Strings of unequal diameter

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Re: Strings of unequal diameter

Postby GrantOlson » Sat Nov 25, 2017 10:08 am

rtroughear wrote:Other than the problem that Lisa points to, of action change at the transition from unwound to wound sections, the non-linear string density is almost certain to produce gross intonation problems. Even if you made a dedicated dulcimer with custom fretting to accommodate the non-linear density, you would probably not be able to duplicate the same density distribution on the next replacement string you put on it. I know from my own experience with ukulele strings that the occasional string turns up which has non-uniform density along its length, and it is impossible to play in tune over the whole fretboard. The only solution is to throw it way and put on another one.


I think what I need to do is buy a couple of strings from the guy Ken recommended. Then I can experiment with how this would behave rather than guessing. What I was thinking is that I would have a tuner on both ends of the instrument so that the location of the joint in the string could be fine-tuned. I'm still not sure if that would fix the intonation but it might be worth trying.
I would still like to try something with a weight like you said. I'm not quite sure what to do though. I did try wrapping some of a steel string onto another steel string. It was not quite an inch of somewhat messy loops. There were strange harmonics in the background, but I found something interesting: when it was right up against the bridge it barely changing the pitch at all, but when I put it close to the middle, (it slides), the pitch went down about a half step. And in between those points it was not gradual but jumped around some.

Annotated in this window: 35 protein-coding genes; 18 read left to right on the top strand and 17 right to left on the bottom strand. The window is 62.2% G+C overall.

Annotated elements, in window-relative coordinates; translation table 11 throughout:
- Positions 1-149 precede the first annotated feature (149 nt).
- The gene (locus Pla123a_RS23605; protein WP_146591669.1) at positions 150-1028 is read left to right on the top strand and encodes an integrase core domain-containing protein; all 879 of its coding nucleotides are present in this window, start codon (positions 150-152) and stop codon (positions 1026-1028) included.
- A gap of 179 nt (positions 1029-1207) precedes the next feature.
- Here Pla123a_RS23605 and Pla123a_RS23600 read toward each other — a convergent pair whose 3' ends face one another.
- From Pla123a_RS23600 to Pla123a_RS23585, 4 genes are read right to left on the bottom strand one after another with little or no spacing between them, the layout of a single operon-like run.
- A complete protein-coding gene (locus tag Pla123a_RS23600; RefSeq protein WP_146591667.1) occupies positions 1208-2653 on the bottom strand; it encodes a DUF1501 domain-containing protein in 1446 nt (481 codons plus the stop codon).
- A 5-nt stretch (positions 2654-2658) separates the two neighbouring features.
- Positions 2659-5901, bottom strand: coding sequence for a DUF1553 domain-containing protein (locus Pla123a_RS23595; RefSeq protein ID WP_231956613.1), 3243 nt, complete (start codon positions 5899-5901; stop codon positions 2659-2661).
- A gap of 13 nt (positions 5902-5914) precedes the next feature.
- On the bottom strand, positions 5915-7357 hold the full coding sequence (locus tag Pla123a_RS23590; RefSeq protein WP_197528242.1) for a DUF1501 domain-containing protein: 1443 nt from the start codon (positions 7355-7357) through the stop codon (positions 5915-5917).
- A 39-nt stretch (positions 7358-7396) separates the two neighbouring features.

rtroughear wrote:If you had a multi-segment string of varying mass/length, there would be multiple transitional areas at the joins where there would be different bending stiffnesses which is the reason to do bridge/nut compensation in the first place. So intonation compensation would be even more difficult than a single-density string. You would have to ask yourself -what is gained by doing this?


Robin the Busker wrote:What I can't follow in your posts is what your end goal is? I understand your basic premise that adding weight to a string = making it sound longer (lower pitched) than its VSL but I can't understand why a thicker fully wound string wouldn't do that job better than a partial winding - particularly considering the intonation issues it would throw up when fretting the string.
...
I think that 'starting with the end in mind' is often a good way to approach this type of experimentation. First identify the problem you want to solve - and I'm not sure what that problem is in this case? Is it to make a better sounding dulcimer? If so, what do you mean by that?